Michael Harty

Lismore,Toomevara

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Michael Harty

"Beef farming is not viable at current prices," says Michael, who was appointed CEO of co-operative marts group, Central Auctions (Roscrea, Nenagh and Birr) in 2017, and is also a dry stock farmer.

"Beef farming is becoming big business and very specialised," says Michael. "The traditional farmer who bought stores in October, fed them and sold them in spring no longer has a profit margin. Most of them need an off-farm income. There is also a reduction in the quality of the suckler herd, which is a major concern."

Michael fears that the expansion of the dairy industry is happening too quickly and is aware of its increasing carbon footprint. "We must look at our use of fertiliser and, where possible, carry out low-emission slurry spreading," he says.

"The uncertainty of Brexit is frightening," adds Michael "and there is so much at stake. A no-deal Brexit doesn't bear thinking of. We must have something in place before March 29. The UK is not as cognisant of the farmer vote as we are. Tariffs or price reductions for Irish beef would be a disaster."

Noreen Farrell

Ballinveney, Toomevara

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Noreen Farrell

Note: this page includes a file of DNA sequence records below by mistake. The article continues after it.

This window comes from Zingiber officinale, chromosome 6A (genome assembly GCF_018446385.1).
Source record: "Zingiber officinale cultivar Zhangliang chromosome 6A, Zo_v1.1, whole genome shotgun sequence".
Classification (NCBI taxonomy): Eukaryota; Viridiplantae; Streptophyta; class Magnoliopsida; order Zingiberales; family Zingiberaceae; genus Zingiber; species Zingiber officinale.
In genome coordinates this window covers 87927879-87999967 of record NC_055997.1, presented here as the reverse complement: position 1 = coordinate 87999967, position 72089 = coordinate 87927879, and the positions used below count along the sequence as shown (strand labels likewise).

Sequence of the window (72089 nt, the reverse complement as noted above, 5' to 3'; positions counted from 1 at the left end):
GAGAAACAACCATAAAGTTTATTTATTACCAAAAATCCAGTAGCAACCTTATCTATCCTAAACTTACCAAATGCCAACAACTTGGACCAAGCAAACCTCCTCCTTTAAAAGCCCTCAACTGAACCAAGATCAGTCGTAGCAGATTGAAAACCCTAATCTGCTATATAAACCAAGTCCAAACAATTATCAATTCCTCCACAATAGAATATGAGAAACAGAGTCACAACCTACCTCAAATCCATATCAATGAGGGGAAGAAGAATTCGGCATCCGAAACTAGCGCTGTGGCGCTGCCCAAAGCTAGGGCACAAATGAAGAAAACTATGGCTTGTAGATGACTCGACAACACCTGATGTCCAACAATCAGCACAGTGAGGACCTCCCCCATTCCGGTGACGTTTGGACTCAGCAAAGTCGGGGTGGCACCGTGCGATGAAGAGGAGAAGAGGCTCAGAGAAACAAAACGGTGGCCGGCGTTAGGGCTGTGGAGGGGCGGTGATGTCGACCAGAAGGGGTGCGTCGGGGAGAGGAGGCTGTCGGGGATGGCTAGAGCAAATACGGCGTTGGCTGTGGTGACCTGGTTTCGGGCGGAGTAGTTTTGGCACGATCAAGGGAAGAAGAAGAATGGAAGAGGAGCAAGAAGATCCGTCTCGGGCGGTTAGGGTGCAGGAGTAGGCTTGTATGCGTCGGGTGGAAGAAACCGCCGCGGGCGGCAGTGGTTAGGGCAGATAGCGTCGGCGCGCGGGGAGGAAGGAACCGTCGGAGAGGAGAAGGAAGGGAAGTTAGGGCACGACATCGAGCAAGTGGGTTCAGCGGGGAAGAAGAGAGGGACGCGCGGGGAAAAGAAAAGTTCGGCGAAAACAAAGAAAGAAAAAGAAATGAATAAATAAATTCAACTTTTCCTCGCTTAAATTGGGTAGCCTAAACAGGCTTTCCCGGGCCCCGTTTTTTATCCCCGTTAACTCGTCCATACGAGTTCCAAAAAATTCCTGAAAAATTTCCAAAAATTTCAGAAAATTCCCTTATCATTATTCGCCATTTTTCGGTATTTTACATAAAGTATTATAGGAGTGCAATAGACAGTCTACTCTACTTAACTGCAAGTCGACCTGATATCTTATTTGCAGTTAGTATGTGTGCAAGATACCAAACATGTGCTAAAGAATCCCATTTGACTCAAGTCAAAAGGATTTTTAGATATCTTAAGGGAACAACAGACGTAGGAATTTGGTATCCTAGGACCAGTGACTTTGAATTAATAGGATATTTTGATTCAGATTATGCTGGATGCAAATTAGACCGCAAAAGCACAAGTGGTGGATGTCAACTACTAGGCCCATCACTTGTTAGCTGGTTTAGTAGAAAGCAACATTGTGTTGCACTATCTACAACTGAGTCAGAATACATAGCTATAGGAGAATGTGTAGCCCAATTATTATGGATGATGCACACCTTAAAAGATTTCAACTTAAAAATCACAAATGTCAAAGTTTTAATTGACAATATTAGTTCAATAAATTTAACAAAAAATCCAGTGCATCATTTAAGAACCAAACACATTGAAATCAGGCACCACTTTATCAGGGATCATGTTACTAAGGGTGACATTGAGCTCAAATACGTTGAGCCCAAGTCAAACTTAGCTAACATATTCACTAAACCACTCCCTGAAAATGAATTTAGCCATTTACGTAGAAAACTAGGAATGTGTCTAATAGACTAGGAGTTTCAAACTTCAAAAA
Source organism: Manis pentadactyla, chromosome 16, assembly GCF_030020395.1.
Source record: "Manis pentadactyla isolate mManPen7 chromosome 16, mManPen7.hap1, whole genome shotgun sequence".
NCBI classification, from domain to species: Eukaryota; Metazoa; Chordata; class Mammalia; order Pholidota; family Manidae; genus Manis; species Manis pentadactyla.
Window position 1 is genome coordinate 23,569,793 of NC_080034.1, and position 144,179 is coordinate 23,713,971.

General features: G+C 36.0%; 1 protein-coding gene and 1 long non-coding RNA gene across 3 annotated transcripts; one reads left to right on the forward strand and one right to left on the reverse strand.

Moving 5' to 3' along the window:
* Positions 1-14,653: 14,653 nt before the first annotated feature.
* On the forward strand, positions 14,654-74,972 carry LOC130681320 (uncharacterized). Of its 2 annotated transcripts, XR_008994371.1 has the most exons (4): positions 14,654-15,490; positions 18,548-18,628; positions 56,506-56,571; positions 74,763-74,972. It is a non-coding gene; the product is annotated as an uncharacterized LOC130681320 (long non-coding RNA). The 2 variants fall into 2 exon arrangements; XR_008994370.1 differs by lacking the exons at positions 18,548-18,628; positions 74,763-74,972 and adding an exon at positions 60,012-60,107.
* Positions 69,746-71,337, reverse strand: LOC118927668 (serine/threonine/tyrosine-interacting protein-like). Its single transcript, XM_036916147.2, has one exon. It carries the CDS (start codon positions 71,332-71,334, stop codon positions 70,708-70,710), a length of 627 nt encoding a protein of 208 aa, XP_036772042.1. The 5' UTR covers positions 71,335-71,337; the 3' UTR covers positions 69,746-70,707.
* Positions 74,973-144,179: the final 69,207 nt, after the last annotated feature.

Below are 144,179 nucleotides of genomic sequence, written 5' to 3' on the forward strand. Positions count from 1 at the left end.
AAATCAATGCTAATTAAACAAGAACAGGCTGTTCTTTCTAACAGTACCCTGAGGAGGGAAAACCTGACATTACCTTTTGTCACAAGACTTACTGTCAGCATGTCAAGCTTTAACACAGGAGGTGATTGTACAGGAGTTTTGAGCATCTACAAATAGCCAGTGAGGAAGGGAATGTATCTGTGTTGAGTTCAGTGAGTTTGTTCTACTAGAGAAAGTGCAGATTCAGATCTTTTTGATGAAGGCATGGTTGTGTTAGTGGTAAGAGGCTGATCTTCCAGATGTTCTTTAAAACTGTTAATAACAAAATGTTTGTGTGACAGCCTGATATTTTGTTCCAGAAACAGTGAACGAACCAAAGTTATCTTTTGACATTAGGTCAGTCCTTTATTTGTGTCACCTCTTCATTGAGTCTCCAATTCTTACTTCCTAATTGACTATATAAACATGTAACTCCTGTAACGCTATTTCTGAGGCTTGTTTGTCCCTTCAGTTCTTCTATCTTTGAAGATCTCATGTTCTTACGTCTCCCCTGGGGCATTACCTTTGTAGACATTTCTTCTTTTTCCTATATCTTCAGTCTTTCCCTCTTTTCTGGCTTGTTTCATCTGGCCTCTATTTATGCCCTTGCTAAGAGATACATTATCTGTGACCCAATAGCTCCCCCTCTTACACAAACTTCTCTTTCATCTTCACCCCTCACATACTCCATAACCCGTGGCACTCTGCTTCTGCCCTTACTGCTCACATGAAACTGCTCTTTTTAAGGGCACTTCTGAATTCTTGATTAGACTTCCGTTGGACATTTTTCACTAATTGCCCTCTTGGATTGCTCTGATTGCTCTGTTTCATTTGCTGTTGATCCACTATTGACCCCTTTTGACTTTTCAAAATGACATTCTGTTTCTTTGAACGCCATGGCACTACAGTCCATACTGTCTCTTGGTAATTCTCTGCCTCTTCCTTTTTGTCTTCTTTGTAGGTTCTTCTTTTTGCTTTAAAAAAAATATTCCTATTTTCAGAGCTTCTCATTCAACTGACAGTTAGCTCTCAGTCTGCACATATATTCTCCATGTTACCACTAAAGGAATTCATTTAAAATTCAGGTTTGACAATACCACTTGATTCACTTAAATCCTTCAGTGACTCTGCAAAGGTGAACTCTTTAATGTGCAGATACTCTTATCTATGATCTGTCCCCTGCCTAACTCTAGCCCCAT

Noreen lives on a dry stock and sheep farm with her husband and four children. Her job as a carer supplements the farm income.

"Beef farming is just about viable," says Noreen, "and we plan to stick with it. The family have been in sucklers for generations and the whole family have a huge interest in the farm and love it. Subsidies, admittedly, are a great help."

On the climate, Noreen says: "Electric cars will come but not for the older generation. Pollution needs to be contained, slurry spread efficiently and household waste disposed of correctly."

Noreen is confident that a Brexit deal will be brokered at the last minute. "If not, there will be a huge impact on the farming community," she adds.

Richard Davis

Knock, Roscrea

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Richard Davis

Richard has both a dairy and beef enterprise. "Beef farming is definitely not viable at present. Stores prices are too dear," says Richard.

"A lot of commentators are blaming the farming industry for high carbon emissions. What about the aviation industry?" asks Richard, who farms 120ac. "Our age group find it difficult to get our heads around the issue of climate change. I don't know how we can reduce emissions. Cars will be adapted in time, but what about lorries? How will they run? Injecting slurry has been encouraged, but will this imply an added farm cost?"

"If the UK crash out with a no-deal Brexit, there will be very serious consequences and beef prices will be seriously affected. The uncertainty has already affected people negatively. I'm hoping that there will be a settlement. But if the time is extended for longer than a month, chaos will continue to the detriment of everyone."